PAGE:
You might be a creature of habit who has bought the same type of tampons since your teenage years, or you could spend 10 minutes in the aisle of the pharmacy contemplating which tampons to buy every single time you need to restock (we get it: There are *so* many options these days). Or maybe, you fall somewhere in between. Either way, it’s important to stay informed on the latest in the wellness world, and today we're here to keep you up to date on menstrual products. Should you be using all-natural tampons, or is the non-organic style perfectly fine?
Some say non-organic tampons can be harmful to your health, but is this actually true? We wanted to get an accurate verdict, so to find out, we reached out to two board-certified gynecologists who know best. Keep reading for all you need to know on all-natural tampons and whether you should make the switch.
Meet the Expert
- Ebere Azumah, MD, is a board-certified OB/GYN and public health professional. In 2019, she co-founded Love Your Menses, an organization that works towards menstrual education and equity with a focus on underserved BIPOC communities.
- Stephanie Hack, MD, is a board-certified OB/GYN with special interests in health education and women's health advocacy. She practices community outreach alongside her clinical work, and she shares insights via podcast, blog posts, and more as the Lady Parts Doctor.
What Are Organic or All-Natural Tampons?
All-natural tampons are made from organic materials, such as cotton, and are free of volatile organic compounds (VOCs). VOCs are a group of chemicals found in many different products and may have adverse health effects, according to the US Environmental Protection Agency.
“VOCs in tampons can be absorbed in the vagina and then transported into the bloodstream and affect our bodies with repetitive exposures,” Dr. Azumah says.[BK2]
How All-Natural Tampons Are Different
Organic tampons are typically made of 100% cotton. Meanwhile, non-organic tampons can be made of cotton, rayon, or both. Non-organic tampons may contain dyes, fragrances, bleaches, or even trace amounts of pesticides.
Risks of Using All-Natural Tampons
There aren’t any known risks to using organic or all-natural tampons. However, many people believe that they prevent toxic shock syndrome from occurring, which isn’t necessarily true. “This rare, but serious, condition can occur regardless of whether you are using organic or regular tampons,” Hack says.
If you spend any time on wellness TikTok, you’ve probably seen at least one post proclaiming that some tampons—both organic (or all-natural) and non-organic—contain a chemical called titanium dioxide. But is titanium dioxide in tampons something you need to worry about? Dr. Hack explains to us that titanium dioxide is a chemical found in trace amounts in tampons and other menstrual products, and it’s used to make the white color of the products appear brighter. “Dioxin is a byproduct of titanium dioxide—it’s been shown to be carcinogenic and to disrupt hormones in animal studies when ingested.”
But there’s little scientific evidence showing how titanium dioxide affects the human body. One study found that titanium dioxide can be harmful and result in lung cancer when ingested, but there isn’t much other information right now to support that titanium dioxide in organic or all-natural tampons could be harmful to humans. Additionally, the amount of titanium dioxide in tampons is likely small. Long story short: “There is not enough evidence at this time to suggest that the amounts present in tampons are dangerous,” Dr. Hack says.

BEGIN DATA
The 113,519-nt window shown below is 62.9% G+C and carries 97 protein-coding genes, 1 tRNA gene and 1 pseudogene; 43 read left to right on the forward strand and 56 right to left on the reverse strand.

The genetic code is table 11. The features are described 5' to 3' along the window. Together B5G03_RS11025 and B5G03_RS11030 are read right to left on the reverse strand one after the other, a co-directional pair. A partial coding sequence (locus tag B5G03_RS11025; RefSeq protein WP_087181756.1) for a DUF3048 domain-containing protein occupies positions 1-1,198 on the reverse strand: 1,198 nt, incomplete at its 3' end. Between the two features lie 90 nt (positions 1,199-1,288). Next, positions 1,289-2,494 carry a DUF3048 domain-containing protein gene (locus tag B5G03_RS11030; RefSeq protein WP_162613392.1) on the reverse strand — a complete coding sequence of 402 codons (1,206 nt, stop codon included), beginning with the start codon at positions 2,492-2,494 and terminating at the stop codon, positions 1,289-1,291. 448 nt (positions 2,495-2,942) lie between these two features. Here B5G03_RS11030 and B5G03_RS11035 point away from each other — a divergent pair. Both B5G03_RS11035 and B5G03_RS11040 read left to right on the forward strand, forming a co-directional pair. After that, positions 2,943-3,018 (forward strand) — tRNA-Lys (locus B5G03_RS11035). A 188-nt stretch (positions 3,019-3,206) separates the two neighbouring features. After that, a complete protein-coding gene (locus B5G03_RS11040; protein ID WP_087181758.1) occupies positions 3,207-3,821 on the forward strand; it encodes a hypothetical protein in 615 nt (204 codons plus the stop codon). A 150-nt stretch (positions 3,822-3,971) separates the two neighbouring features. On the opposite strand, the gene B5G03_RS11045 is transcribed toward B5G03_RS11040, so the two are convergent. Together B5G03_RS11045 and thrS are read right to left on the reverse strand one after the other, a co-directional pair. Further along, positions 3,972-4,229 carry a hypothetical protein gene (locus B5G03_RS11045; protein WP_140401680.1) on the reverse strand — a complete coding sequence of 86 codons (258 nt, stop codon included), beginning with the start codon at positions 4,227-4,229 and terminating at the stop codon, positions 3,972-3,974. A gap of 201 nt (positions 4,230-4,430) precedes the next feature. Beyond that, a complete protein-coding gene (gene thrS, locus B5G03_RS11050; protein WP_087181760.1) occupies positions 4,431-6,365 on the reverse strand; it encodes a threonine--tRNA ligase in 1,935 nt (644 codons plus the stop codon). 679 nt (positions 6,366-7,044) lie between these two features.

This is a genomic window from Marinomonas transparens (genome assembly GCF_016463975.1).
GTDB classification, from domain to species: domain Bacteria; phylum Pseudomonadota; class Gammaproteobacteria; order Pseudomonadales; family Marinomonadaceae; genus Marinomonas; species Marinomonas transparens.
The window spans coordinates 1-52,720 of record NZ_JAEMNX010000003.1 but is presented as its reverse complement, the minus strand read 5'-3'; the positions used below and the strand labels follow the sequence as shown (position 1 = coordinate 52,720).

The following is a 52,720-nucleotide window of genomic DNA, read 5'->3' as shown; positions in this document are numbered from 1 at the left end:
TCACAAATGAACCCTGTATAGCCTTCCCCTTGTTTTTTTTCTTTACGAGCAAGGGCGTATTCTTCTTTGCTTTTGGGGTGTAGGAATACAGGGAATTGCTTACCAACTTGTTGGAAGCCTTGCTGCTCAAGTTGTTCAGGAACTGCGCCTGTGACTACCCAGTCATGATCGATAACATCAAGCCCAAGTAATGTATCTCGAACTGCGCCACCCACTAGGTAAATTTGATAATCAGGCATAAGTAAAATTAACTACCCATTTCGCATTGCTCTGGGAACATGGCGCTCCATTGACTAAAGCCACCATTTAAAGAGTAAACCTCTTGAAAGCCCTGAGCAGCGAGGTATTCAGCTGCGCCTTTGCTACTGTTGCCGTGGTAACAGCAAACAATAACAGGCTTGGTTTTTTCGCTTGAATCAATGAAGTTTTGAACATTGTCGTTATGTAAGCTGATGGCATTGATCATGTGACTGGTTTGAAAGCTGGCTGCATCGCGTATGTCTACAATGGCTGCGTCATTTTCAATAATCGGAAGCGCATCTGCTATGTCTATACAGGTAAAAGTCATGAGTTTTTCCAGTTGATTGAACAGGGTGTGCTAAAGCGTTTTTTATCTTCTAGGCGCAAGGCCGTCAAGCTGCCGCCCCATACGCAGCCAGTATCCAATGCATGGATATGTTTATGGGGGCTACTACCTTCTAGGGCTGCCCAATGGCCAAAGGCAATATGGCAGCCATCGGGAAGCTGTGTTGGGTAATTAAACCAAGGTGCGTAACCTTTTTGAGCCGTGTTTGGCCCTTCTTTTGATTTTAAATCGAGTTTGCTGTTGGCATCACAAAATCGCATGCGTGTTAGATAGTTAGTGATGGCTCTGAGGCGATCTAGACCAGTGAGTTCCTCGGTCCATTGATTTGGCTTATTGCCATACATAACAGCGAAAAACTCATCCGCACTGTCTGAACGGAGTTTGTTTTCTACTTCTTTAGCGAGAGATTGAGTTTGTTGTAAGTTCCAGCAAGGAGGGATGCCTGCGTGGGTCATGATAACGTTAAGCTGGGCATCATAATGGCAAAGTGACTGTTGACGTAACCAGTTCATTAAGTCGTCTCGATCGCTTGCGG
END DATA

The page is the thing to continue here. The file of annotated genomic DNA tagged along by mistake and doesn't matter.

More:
All-Natural Tampons vs. Non-Organic Tampons
Deciding which type of tampon to use is a matter of personal preference. “At this time, there is no evidence to suggest that non-organic tampons are harmful to your health,” Hack says. There’s also no evidence to show that all-natural tampons are better for your health.
That said, Dr. Azumah points out that using organic tampons decreases the amount of VOC compounds absorbed by the body. Some people also report experiencing less menstrual pain when using organic tampons, but there isn’t a lot of science to back this up as of now.
Dr. Azumah says that if someone has the means and the choice to shop for and use all-natural tampons, they should consider doing so, as it decreases the risk of exposure to VOCs. Reusable menstrual cups and pads are other options for those who want to avoid tampons entirely. That said, she believes everyone should choose what is best for them based on factors like finances, family history, and long-term health goals.
The Final Takeaway
In the debate between non-organic and all-natural tampons, it’s a toss-up. Using organic and all-natural tampons reduces your exposure to VOCs as well as dyes, fragrances, bleaches, and other ingredients, though the long-term effects of this exposure are unclear. And despite all the chatter on social media, there isn’t any scientific research to support claims that titanium dioxide in tampons is harmful to health.
If you have questions about what type of tampon to use, don't hesitate to make an appointment to speak with your gynecologist about it. While at the end of the day, which menstrual product to use depends on what you and your provider think is best, it’s important to make tampon safety a priority, including not using tampons for more than eight hours at a time.
Ding N, Lin N, Batterman S, Park SK. Feminine Hygiene Products and Volatile Organic Compounds in Reproductive-Aged Women Across the Menstrual Cycle: A Longitudinal Pilot Study. J Womens Health (Larchmt). 2022 Feb;31(2):210-218. doi: 10.1089/jwh.2021.0153. Epub 2021 Sep 3. PMID: 34491105; PMCID: PMC8864434
Footnote: K.P. Lee, H.J. Trochimowicz, C.F. Reinhardt, Pulmonary response of rats exposed to titanium dioxide (TiO2) by inhalation for two years, Toxicology and Applied Pharmacology, Volume 79, Issue 2, 1985, Pages 179-192, ISSN 0041-008X